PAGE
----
Big Bigs: The lack of size, which should’ve been more apparent against Orlando, was shamefully bared for all to see Monday night. The Kings’ frontcourt certainly isn’t the biggest — the Lakers own that title — or the most talented, still the Lakers, but they were aggressive. They recognized their advantage and made us look foolish for sending Beans out as our starting pivot. The way Cousins and Dalembert embarassed the opposing frontcourt should’ve been like a flare against a pitch-black sky to the new owners. We need size and we want it now! Make it talented, too. And preferably with a heart of gold. Thanks.
Lou Amundson: A series of strong defensive plays against Cousins late in the game makes him worth mentioning. He’s still the biggest liability on offense, and that’s saying something.
Bench play: 59 points for the bench who played the entire 4th, mostly against the other 2nd unit. I don’t like any one player too much, but together they can make it work. The ball is always moving with them, whereas Monta’s offensive talents can sometimes cloud his judgment.
Marcus Thornton: Averaging 22 points with the Kings, he hit a new career-high with 42 points against an uninspired Ellis. On one possession Ellis played a good 8 feet off of Thornton and responded to a front-screen by, uh, standing there. Thornton drained the 3. That pretty much sums up both their nights. More than just being a hard-nosed scorer, Marcus knows how to use his somewhat stocky build to back down smaller defenders, like Steph and Monta. 42 points on 20 shots is astounding. With the season already lost, hopefully the Kings will shut down Tyreke for the rest of the season.
Tyreke Evans: He’s still out with the nagging plantar fasciitis, but his absence was significant. The Kings have an immensely young and talented roster, I truly believe that. However, with Tyreke out the Kings can fully embrace the team aspect on both sides of the ball. Even though they’ve lost 6 straight prior to tonight, they’ve been competitive. It’s not Tyreke’s fault that the Kings have forced him to become more of a playmaker than the natural scorer he is. I’m not saying he’s bad for the same, but he’ll need to elevate his game much further if he ever hopes to be in playoff contention.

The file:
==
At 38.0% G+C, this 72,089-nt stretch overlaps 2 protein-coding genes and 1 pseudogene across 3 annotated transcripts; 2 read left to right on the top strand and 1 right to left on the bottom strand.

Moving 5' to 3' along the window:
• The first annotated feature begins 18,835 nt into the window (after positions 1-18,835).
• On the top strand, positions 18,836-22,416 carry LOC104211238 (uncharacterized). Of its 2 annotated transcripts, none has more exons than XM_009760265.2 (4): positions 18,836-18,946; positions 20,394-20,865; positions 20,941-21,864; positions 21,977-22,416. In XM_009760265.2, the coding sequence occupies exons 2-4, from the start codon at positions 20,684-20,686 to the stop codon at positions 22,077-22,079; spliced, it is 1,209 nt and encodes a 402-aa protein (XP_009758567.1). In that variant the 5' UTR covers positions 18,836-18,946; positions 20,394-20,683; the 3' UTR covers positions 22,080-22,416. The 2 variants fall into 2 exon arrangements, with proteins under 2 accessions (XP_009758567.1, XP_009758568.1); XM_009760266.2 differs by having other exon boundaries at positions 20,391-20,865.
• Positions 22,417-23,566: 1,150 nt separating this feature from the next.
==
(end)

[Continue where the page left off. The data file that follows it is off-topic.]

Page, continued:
DeMarcus Cousins: After hearing all his stories and watching him play tonight, I’ve realized something rather startling. DeMarcus Cousins reminds me of Kobe Bryant. While their actual basketball skills are nothing alike, it was his personality that really struck me. The way he confronted Donte Greene after a tough loss, that’s Kobe. The way he tries to exert his will over his opponents, that’s Kobe. Well the similarities sort of end there, but to see that type of competitive fire from a rookie, elicits images of a young Kobe. Cocky, ruthless, and zero hesitation to give up his first-born for a W. I don’t claim to know anything about his actual off-court personality or work ethics, but it’ll be interesting to see how his persona develops in the media’s eyes.
Anaheim: It seems like the move is all but official. The date to sign a new lease has been extended, but it seems as though everyone is preparing themself for the worst. It’s sad, but it’s times like these we need to remind ourselves that the NBA is still a business at its core.
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The Warriors host the Mavs Wednesday for their first ever Bollywood themed night. The game is expected to be aired in India with “Got Curry?”
t-shirts handed out to the first 15,000 fans. Dallas will be coming off a tough game with Portland the night before. With a day’s rest, the Warriors should have no excuses to play competitively. Every game at Oracle is winnable, so 115-109 please.